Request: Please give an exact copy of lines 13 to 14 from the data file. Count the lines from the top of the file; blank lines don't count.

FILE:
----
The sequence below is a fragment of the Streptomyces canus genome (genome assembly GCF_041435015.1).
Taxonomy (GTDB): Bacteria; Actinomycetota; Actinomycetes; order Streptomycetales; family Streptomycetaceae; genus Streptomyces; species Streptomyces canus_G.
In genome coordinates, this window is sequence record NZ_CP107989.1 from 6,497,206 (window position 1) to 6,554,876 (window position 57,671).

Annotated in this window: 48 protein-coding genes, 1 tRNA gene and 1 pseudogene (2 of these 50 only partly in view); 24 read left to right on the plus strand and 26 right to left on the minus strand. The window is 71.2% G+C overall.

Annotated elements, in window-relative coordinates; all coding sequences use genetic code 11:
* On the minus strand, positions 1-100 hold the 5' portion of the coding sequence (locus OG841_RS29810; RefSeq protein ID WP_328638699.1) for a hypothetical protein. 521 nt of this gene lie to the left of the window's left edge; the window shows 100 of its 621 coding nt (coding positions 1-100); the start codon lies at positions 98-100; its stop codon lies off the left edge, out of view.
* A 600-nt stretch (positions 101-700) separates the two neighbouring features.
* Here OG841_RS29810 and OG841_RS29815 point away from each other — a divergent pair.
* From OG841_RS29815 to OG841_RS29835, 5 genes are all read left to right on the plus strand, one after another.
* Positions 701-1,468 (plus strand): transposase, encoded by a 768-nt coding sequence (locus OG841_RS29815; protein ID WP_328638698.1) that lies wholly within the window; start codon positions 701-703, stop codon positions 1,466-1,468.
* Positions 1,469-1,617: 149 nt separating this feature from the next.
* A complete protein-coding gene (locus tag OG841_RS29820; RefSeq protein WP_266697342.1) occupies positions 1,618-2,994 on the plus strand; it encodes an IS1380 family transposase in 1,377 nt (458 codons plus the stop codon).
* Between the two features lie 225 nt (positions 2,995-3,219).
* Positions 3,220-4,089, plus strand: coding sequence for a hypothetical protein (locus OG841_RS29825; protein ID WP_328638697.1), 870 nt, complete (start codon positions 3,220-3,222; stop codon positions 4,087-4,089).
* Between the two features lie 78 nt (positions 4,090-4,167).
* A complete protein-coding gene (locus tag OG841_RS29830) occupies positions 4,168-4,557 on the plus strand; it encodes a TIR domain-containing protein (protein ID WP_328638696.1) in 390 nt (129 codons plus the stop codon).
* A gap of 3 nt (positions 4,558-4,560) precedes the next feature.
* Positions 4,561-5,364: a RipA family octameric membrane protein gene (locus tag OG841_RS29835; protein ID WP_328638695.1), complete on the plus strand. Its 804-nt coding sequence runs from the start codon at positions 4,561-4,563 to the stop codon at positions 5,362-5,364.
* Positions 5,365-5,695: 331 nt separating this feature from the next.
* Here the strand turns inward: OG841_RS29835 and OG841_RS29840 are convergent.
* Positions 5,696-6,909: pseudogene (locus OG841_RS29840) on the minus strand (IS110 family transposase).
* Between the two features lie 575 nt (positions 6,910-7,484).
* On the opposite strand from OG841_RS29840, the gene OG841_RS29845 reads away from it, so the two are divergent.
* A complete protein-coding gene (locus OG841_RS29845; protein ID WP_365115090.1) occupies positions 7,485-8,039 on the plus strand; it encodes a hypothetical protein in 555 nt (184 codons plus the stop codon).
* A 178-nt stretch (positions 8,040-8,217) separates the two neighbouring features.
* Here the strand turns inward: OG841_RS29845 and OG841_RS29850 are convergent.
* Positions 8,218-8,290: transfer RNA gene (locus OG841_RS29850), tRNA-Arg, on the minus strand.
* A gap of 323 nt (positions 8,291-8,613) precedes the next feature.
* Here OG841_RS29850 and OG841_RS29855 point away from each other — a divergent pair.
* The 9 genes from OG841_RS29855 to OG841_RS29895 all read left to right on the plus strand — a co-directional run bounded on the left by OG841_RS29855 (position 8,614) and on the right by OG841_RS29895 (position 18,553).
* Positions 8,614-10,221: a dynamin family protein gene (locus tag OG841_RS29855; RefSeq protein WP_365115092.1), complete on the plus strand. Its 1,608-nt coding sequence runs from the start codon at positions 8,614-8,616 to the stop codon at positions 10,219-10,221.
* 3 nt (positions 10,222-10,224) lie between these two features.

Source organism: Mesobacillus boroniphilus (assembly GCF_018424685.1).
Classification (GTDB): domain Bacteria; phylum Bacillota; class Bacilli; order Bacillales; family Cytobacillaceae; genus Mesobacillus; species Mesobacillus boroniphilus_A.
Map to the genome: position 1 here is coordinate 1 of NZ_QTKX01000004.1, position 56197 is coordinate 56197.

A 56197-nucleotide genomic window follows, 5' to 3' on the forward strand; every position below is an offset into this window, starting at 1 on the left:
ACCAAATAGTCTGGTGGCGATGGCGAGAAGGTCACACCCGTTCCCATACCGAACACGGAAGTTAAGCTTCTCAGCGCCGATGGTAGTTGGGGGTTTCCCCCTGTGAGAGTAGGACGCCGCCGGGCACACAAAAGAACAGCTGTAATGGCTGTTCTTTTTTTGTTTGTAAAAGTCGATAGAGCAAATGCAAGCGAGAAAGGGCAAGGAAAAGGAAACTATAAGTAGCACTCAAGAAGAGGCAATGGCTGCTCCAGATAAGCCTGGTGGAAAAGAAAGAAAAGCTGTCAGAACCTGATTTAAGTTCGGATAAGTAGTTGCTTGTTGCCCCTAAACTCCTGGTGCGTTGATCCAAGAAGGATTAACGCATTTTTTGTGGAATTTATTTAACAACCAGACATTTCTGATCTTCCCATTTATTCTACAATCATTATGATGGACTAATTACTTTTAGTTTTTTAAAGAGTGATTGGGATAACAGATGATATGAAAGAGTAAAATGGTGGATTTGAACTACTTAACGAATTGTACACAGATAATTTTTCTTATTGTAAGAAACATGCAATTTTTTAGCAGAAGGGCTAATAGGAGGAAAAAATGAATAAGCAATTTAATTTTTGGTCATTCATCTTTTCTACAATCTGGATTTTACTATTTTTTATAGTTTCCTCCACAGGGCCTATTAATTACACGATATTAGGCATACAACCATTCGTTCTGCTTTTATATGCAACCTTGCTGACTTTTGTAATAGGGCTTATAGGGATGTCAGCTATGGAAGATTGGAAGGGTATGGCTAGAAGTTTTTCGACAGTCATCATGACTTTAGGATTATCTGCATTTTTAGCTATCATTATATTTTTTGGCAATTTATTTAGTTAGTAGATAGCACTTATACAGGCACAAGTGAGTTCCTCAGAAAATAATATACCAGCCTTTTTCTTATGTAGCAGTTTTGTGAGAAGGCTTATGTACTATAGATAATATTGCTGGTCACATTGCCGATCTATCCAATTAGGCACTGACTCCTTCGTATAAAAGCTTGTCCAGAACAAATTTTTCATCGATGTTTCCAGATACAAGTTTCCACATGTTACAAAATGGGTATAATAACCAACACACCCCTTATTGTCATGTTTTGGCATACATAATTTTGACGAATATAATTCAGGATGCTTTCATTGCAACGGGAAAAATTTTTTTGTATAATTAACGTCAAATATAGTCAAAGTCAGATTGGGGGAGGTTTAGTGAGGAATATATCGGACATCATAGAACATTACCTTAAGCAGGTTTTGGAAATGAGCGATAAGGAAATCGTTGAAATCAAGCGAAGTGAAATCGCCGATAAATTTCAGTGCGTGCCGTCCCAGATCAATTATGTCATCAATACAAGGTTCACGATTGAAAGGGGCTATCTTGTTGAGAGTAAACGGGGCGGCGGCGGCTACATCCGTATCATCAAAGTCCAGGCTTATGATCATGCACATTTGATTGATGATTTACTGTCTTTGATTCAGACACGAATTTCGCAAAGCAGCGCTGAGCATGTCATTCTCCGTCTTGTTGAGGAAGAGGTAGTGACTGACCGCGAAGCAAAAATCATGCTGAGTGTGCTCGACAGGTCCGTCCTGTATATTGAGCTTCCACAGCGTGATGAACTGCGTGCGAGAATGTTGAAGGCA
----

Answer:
* Between the two features lie 225 nt (positions 2,995-3,219).
* Positions 3,220-4,089, plus strand: coding sequence for a hypothetical protein (locus OG841_RS29825; protein ID WP_328638697.1), 870 nt, complete (start codon positions 3,220-3,222; stop codon positions 4,087-4,089).